Tampa Bay Lightning: Why They Should Consider Trading for Tim Thomas
Dwayne Roloson is 42 years old and fostering his most miserable single-season stat line since he was Dominik Hasek’s backup in Buffalo in 1999-2000.
The 34-year-old Mathieu Garon has a winning record to his credit, one of the few bright spots this year for the Tampa Bay Lightning, but his own protracted NHL transcript is anything but radiant. His best campaign as a regular starter was in 2007-08 with Edmonton, when he turned in a .913 save percentage and a 2.66 goals-against average.
The Bolts, who are virtually out of hope for a 2012 playoff spot, have at least two options to redress what is arguably their most prominent problem before next season. They could bank on the aforementioned veterans suddenly blossoming or re-blossoming, or they could rush the unripe Dustin Tokarski into taking on the starting job.
Or, with a combination of assertive pursuit and some good fortune, they could crack the code for a third choice. They could pursue a deal that would end with them placing their chips on a proven, seasoned stopper who likely still has another passable year or two left in him, enough time to keep the crease warm until Tokarski matures.
One slightly long-shot option, yet one worth trying, lies within the site of Tuesday night’s away game and what was likely Roloson’s last moment of glory, a valiant 1-0 shortcoming in the 2011 Eastern Conference finals.
Granted, multiple signs on the other end point to the contrary, but the Lightning may have the necessary pieces to convince the Boston Bruins to hand them Tim Thomas this offseason.
At this time, there are two chief roadblocks to such a deal.
One is the fact that Thomas’ presumptive successor, Tuukka Rask, has yet to be re-signed ahead of his hitting free agency on July 1. The other is that the elder half of Boston’s enviable tandem has turned back in the right direction after a protracted lull throughout January, February and the early half of this month.
The latter fact, though, makes Thomas all the more viable to sell for a favorable return package. And with the Lightning’s farm team in Norfolk pacing itself to the best record in the American League, the Tampa Bay feeder system has an array of options to fill one of the Bruins’ most pressing needs.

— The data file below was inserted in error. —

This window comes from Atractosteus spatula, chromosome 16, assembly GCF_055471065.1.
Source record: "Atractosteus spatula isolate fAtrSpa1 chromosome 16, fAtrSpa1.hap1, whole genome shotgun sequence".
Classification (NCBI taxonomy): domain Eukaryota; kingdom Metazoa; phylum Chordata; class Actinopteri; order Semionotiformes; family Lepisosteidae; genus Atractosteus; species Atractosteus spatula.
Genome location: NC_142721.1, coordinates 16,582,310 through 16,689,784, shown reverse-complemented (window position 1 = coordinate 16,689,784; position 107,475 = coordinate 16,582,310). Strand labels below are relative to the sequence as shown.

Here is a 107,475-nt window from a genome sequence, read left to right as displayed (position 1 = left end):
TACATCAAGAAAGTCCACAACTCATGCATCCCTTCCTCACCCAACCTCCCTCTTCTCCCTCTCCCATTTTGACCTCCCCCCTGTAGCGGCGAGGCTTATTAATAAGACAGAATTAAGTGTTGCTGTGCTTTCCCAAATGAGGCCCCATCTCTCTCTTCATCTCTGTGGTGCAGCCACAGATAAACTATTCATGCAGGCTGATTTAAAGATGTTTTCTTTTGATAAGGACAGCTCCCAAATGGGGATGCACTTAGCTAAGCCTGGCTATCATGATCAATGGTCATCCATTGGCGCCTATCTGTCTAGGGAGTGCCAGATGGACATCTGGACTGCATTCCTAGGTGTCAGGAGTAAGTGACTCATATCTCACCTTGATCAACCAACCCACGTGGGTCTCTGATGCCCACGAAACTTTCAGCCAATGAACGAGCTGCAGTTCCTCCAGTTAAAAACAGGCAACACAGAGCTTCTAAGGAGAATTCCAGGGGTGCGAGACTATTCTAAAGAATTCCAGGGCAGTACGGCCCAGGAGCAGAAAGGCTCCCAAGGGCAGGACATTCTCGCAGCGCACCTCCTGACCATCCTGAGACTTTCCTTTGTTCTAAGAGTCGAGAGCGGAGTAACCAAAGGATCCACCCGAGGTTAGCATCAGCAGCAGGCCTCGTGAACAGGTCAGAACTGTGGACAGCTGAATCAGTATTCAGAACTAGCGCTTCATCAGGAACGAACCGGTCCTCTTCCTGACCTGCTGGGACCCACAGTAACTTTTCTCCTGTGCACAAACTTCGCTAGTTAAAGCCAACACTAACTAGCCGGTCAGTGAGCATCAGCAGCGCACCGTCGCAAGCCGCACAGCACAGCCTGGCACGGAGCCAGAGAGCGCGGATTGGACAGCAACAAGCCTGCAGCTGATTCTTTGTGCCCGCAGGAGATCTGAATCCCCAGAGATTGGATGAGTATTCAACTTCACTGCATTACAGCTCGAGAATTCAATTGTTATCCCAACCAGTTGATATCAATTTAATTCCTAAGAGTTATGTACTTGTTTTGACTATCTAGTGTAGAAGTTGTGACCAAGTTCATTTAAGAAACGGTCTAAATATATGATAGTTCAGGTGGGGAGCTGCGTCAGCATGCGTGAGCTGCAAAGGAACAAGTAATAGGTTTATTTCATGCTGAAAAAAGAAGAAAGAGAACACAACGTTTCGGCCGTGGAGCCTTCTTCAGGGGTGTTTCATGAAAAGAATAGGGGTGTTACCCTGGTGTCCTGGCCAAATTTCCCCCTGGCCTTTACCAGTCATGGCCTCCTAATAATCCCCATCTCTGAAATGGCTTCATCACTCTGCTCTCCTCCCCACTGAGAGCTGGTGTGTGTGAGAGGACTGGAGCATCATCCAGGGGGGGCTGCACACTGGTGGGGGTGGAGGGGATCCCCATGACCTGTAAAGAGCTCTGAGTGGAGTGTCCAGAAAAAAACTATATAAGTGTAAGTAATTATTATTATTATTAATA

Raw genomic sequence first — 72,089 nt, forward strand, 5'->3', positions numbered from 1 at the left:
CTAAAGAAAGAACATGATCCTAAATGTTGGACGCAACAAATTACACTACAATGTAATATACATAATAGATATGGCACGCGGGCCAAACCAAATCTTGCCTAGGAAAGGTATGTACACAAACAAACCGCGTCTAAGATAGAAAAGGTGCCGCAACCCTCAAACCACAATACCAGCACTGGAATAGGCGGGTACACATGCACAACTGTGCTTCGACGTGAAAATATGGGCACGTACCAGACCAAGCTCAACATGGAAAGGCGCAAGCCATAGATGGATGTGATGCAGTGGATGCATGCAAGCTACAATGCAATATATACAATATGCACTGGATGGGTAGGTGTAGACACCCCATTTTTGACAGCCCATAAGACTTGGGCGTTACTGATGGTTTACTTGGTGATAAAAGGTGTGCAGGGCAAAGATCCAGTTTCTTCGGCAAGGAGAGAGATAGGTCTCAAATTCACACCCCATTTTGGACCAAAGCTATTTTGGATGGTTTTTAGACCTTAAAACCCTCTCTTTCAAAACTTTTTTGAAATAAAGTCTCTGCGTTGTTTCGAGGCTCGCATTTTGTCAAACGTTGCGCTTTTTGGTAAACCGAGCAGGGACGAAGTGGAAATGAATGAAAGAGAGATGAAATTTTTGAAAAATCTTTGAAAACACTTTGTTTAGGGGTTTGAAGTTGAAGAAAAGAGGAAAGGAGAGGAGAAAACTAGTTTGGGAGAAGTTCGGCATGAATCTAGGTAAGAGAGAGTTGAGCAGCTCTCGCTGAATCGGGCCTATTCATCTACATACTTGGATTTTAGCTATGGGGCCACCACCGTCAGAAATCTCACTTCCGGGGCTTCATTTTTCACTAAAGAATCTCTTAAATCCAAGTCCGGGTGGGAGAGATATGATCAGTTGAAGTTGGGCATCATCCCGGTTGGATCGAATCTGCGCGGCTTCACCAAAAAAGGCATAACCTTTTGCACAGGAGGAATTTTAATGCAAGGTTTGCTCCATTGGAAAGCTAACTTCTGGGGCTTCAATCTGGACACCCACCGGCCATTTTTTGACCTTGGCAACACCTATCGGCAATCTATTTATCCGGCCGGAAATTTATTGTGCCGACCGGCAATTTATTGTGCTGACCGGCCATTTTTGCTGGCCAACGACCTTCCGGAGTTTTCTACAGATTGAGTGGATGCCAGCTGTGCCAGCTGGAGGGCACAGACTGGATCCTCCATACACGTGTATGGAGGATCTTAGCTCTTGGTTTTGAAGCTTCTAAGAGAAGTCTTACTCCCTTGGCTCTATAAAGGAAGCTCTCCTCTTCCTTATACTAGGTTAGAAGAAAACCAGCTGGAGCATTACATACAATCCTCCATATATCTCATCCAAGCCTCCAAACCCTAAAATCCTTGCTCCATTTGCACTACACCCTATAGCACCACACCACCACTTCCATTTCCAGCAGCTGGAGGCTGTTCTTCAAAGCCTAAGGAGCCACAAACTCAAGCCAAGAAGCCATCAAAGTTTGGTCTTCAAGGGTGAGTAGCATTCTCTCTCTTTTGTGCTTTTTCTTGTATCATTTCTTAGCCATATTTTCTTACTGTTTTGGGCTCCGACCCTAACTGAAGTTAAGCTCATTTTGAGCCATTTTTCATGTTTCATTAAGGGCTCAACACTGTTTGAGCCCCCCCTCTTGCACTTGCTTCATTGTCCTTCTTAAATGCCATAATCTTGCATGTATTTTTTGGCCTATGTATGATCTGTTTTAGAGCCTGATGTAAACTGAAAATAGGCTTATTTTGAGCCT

From about the All-Star break until just recently, Boston has struggled to ward off the debilitating consequences of the injury bug, particularly on offense, with six rotating call-ups from Providence. But other than Jordan Caron, nobody who has seen action with both the AHL and NHL Bruins this season is nearly ready to come up and fill in during these types of emergencies.
And while high-ranking prospects Jared Knight and Ryan Spooner are both on the cusp of graduating from the major-junior level, it still might serve the Bruins’ best interest to reel in a few slightly more seasoned AHL-NHL strikers.
On that note, the AHL’s top-dog Norfolk Admirals have flexed an embarrassment of depth while variously sending handfuls of their players to assist the parent Lightning.
Four prominent forwards who have gone through this year’s Norfolk-Tampa Bay pipeline are Dana Tyrell (104 career NHL games), Brandon Segal (97), JT Wyman (35) and Trevor Smith (20). Mike Angelidis, a veteran of six professional seasons, made his NHL debut this year and has tossed in 14 goals and 13 assists over 54 appearances in Norfolk.
Elsewhere among the Admirals, Michel Ouellet has seen action in 190 NHL games, although he has rigidly remained in the AHL throughout this season. Alexandre Picard spent all or part of five seasons in the Columbus Blue Jackets’ system, seeing action in 67 NHL games before his rights were dealt in the 2009-10 season.
Norfolk also boasts an assortment of radiant rookies―Cory Conacher, Tyler Johnson, Richard Panik and Ondrej Palat―but putting any of them on the trade table would not serve the interest of the Bruins or the Bolts.
Of the aforementioned, Tyrell and Wyman would likely be the best options to dangle if the Lightning become interested in acquiring Thomas. Tyrell, who will be 23 by the start of the 2012-13 campaign and looking for a fresh start after a knee injury ended this season for him, spent all of 2010-11 in the NHL and saw action in seven playoff games.
Meanwhile, the 26-year-old Wyman bloomed a little late, but he's alternated this year between copiloting the Admirals, chipping in 10 points in 32 NHL games. That’s more appearances and more points in the top circuit than Carter Camper, Josh Hennessy, Lane MacDermid, Max Sauve or even Zach Hamill can each claim in their respective careers.
Naturally, though, Boston general manager Peter Chiarelli could settle on the status quo.
He could decide that, Rask or no Rask, Thomas is worth keeping indefinitely as the go-to goalie for the biggest games. And depending on the final standings, he could cite this season as a testament to his team’s ability to stave off long-term damage from an injury rash.
Or he could decide that Rask, a veteran of 102 regular-season and 13 playoff games in the NHL, is ready to supplant Thomas next autumn. If he so much as hints at that direction, Tampa Bay counterpart Steve Yzerman should start dangling a couple of Admirals.
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